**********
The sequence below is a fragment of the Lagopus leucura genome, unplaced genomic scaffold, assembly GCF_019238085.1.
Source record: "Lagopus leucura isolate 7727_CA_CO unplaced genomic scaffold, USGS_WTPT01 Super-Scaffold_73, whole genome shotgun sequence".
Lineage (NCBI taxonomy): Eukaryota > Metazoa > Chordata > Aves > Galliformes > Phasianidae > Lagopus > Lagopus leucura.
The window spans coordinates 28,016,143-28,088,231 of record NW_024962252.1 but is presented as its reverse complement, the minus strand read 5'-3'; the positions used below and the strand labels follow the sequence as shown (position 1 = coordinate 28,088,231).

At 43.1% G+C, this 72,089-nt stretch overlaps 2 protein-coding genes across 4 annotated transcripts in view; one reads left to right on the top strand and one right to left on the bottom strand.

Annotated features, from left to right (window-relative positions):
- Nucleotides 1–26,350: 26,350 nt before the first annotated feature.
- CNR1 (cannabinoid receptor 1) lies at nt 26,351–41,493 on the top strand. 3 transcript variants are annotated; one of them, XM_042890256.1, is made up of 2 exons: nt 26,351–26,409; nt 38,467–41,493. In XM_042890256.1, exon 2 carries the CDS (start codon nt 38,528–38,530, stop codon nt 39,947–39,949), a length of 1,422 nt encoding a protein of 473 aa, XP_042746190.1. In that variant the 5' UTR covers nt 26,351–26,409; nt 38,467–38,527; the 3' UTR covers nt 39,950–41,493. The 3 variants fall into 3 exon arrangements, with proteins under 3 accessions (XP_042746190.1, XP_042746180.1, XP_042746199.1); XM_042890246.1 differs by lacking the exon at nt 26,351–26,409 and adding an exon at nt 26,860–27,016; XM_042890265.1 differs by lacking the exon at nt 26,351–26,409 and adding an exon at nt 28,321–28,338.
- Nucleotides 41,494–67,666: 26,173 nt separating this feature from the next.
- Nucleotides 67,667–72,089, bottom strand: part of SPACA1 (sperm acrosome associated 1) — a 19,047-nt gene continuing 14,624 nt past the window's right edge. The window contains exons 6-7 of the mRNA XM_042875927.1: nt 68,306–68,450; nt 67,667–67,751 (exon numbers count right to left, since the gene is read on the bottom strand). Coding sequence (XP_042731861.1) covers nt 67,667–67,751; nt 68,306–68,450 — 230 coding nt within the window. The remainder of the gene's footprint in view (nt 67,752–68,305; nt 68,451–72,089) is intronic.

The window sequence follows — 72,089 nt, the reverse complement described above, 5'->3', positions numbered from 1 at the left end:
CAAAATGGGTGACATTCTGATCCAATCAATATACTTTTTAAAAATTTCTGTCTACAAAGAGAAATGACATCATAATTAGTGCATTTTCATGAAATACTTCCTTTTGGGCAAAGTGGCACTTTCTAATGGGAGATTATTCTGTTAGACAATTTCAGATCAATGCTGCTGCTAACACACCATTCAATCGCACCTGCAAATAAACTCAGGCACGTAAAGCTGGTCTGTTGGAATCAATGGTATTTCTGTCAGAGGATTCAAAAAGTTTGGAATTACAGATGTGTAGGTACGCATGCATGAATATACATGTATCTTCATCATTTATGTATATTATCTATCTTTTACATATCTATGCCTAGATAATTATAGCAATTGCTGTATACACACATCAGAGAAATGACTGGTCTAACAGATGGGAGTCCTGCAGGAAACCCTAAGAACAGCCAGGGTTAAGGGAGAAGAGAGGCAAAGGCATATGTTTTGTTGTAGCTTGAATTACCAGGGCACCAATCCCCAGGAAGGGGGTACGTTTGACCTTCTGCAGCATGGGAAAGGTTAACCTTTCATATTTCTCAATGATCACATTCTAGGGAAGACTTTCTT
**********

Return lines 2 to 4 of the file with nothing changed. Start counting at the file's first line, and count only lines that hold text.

Source record: "Lagopus leucura isolate 7727_CA_CO unplaced genomic scaffold, USGS_WTPT01 Super-Scaffold_73, whole genome shotgun sequence".
Lineage (NCBI taxonomy): Eukaryota > Metazoa > Chordata > Aves > Galliformes > Phasianidae > Lagopus > Lagopus leucura.
The window spans coordinates 28,016,143-28,088,231 of record NW_024962252.1 but is presented as its reverse complement, the minus strand read 5'-3'; the positions used below and the strand labels follow the sequence as shown (position 1 = coordinate 28,088,231).